Less than one day after Alma Hernandez began a Jewish fundraiser for migrants on Arizona’s southern border, she had an SUV full of food, diapers and hygiene products ready to donate.
Hernandez loaded the vehicle with goods bought with donations on a Wednesday afternoon. The following day, she would drive them all down to a migrant shelter in Nogales, Mexico, on behalf of Tucson Jews for Justice, a progressive activist group she co-founded in March.
Hernandez, 25, is not the only Jew trying to help families crossing the border. But for her, the work is personal. Hernandez’s mother is from Nogales, a city adjacent to the border that serves as a gateway into the United States. When she talks about undocumented immigrants, in some cases she’s talking about her own relatives.
“I have family members who are here undocumented or as Dreamers, so any time I see things going on, it affects me and it hurts,” she told JTA, using the term that refers to undocumented immigrants who entered the country as minors. “As the Jewish community and as Jews, we should be the first ones saying anything.”
Despite her young age, Hernandez has gone through an eventful personal and professional journey to becoming a Jewish Latina activist who places both of those identities at the center of her work. Now she’s trying to break another barrier — running for state representative in a district representing part of Tucson. If she wins, she will be the first Hispanic Jewish woman to hold elected office in the state, if not the country.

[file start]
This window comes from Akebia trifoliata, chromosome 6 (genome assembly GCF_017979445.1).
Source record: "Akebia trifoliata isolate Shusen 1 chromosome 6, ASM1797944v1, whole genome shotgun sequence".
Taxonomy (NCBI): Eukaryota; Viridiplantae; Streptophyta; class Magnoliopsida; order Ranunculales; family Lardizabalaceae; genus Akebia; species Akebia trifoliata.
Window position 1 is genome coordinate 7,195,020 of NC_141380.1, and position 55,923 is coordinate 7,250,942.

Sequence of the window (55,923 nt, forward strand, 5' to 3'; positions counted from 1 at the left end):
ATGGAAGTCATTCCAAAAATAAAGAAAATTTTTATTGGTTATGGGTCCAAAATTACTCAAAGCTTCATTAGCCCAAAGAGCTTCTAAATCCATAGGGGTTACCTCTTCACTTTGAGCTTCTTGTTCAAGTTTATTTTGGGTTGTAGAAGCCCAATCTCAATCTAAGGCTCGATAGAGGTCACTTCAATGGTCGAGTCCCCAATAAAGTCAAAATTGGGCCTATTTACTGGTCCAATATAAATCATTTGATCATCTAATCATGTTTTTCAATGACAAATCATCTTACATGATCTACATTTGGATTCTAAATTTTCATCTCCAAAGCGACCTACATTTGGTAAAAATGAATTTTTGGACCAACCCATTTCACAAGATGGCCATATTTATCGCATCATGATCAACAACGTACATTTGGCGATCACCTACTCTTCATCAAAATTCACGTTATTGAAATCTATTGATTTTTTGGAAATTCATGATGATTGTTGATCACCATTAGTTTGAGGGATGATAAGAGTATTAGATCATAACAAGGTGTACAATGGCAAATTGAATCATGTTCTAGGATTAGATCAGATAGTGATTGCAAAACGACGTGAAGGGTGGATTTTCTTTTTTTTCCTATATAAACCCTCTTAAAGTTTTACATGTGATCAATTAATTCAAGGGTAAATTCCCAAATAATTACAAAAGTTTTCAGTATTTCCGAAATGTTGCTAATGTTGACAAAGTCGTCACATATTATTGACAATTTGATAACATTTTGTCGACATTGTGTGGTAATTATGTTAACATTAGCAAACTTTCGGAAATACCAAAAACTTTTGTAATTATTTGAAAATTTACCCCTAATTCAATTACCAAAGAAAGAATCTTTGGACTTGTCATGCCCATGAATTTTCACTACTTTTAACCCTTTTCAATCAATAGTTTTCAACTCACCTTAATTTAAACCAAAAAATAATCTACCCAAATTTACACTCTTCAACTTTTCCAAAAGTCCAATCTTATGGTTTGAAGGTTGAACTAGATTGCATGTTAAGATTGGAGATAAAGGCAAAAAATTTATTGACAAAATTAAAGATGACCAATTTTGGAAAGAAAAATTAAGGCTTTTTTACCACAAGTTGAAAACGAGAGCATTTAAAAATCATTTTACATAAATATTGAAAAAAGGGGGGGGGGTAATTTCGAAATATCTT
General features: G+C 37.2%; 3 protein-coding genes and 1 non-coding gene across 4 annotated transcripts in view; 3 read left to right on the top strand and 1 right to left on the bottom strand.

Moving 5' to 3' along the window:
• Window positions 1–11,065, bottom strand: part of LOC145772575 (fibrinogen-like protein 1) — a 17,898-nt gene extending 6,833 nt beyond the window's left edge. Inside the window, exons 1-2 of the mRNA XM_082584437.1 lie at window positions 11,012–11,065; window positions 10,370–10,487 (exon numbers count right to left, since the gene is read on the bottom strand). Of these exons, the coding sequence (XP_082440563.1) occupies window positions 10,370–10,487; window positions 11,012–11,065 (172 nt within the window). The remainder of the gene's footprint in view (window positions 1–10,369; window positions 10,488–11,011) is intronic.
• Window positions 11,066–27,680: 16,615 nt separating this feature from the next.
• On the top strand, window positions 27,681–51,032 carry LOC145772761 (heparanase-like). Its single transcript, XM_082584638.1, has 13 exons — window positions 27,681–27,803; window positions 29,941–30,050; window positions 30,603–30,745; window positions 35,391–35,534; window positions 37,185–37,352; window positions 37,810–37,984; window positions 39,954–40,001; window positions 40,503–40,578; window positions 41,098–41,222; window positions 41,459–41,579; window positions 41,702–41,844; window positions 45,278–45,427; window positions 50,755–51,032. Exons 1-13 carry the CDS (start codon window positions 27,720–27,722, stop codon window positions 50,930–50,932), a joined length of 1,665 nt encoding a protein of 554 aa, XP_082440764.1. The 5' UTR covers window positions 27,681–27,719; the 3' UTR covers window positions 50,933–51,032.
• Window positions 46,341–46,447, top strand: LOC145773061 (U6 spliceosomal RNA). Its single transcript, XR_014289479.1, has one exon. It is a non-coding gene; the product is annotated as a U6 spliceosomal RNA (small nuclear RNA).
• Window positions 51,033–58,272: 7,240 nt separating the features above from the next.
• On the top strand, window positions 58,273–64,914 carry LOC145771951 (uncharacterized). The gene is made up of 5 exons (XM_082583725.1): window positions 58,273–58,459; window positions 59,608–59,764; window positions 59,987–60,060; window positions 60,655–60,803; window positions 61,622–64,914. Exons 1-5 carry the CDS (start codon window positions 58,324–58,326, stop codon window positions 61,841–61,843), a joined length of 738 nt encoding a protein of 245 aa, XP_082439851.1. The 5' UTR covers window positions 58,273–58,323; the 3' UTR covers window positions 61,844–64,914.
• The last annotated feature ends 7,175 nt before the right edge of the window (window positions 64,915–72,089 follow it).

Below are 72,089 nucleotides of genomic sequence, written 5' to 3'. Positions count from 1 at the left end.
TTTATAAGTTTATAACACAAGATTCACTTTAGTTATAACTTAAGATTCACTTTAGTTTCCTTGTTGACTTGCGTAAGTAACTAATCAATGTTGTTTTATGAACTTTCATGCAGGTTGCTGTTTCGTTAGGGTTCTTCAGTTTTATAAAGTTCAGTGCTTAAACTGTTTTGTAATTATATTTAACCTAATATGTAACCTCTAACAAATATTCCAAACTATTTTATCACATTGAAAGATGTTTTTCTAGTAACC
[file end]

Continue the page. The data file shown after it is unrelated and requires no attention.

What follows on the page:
“When it came to issues like immigration, when it came to issues like refugees, I can give my opinion and come at it with a different perspective because as a Jewish Latina and the daughter of an immigrant coming from Mexico, I can share perspectives, experiences from my family,” she said. “It’s a great opportunity for me to build those relationships within the Hispanic and Latino community, and also introduce to members of the Jewish community.”
Just like Hernandez can help local Jews connect to their Latino neighbors, she has reassured Latino acquaintances that local Jews support their fight against strict measures on the border — including the recent family separations.
But she would like to see the established Jewish community become more active in the fight. Part of the reason she founded Tucson Jews for Justice, she said, was because she saw a need for a Jewish channel for progressive activism outside of mainstream organizations.